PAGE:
MIT Debuts Video Lectures For Students, By Students MIT Debuts Video Lectures For Students, By Students

MIT Debuts Video Lectures For Students, By Students

by Liz Dwyer

April 29, 2012

With its top-notch science, technology, engineering and math programs, Massachusetts Institute of Technology has plenty resources to share. Now a new initiative called MIT+K12, a partnership with the popular video learning site Khan Academy, will bring MIT expertise to students in kindergarten through high school.

MIT students will create 5-to-10-minute videos to teach younger students the fundamentals of science and engineering. Like Khan Academy videos, MIT+K12 videos are easy to understand, but the for-students-by-students vibe adds an element of fun. Sometimes, like in the video above, the instructors even dress up in costume.

MIT+K12 already has about 36 videos on a variety of science and engineering topics. And if teachers don’t see the video they're looking for on the site, they can submit a lesson plan for MIT students to draw from in adding to the collection.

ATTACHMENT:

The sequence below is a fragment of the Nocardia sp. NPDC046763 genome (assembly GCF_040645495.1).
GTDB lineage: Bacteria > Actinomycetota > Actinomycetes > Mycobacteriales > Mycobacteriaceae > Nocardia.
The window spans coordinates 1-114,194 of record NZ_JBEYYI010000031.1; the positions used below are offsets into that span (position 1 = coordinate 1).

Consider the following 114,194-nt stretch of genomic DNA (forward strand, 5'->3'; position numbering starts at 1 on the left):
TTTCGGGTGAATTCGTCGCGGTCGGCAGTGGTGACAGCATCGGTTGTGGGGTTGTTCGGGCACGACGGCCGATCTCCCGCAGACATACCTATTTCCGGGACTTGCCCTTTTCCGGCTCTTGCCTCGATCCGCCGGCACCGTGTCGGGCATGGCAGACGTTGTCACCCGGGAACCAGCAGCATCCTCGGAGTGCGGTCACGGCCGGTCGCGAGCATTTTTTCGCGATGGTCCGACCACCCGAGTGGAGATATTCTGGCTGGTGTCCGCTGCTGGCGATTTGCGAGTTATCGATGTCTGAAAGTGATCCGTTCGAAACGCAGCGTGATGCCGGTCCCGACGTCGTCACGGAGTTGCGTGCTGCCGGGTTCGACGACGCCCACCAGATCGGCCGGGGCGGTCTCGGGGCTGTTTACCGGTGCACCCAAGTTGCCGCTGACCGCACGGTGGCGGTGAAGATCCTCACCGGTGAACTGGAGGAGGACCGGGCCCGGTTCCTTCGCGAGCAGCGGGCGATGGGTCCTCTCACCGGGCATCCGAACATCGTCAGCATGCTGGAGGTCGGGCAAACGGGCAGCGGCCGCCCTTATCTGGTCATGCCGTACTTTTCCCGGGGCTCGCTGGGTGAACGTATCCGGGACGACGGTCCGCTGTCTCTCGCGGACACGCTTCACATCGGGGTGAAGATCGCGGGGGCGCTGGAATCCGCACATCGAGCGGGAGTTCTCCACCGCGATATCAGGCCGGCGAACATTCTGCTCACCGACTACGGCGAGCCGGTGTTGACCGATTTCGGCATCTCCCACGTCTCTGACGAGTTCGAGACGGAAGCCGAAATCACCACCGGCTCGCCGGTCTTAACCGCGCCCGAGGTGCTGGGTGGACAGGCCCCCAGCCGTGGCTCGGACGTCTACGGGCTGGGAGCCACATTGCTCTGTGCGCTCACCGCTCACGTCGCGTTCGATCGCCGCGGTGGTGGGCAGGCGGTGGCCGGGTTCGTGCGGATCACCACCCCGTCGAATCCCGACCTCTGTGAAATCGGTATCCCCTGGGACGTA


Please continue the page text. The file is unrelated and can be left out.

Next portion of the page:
Ian A. Waitz, dean of MIT's engineering school, told MIT News that the school started the program because its leaders want to "inspire young people to change the world through engineering and science." Early feedback about the videos has been overwhelmingly positive: In a survey of 300 K-12 students who viewed them, 73 percent said the material "showed me that science and engineering could be cool."

The videos are available on the MIT+K12 site and YouTube channel, and highlights will also be available on the Khan Academy site.

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MIT Debuts Video Lectures For Students, By Students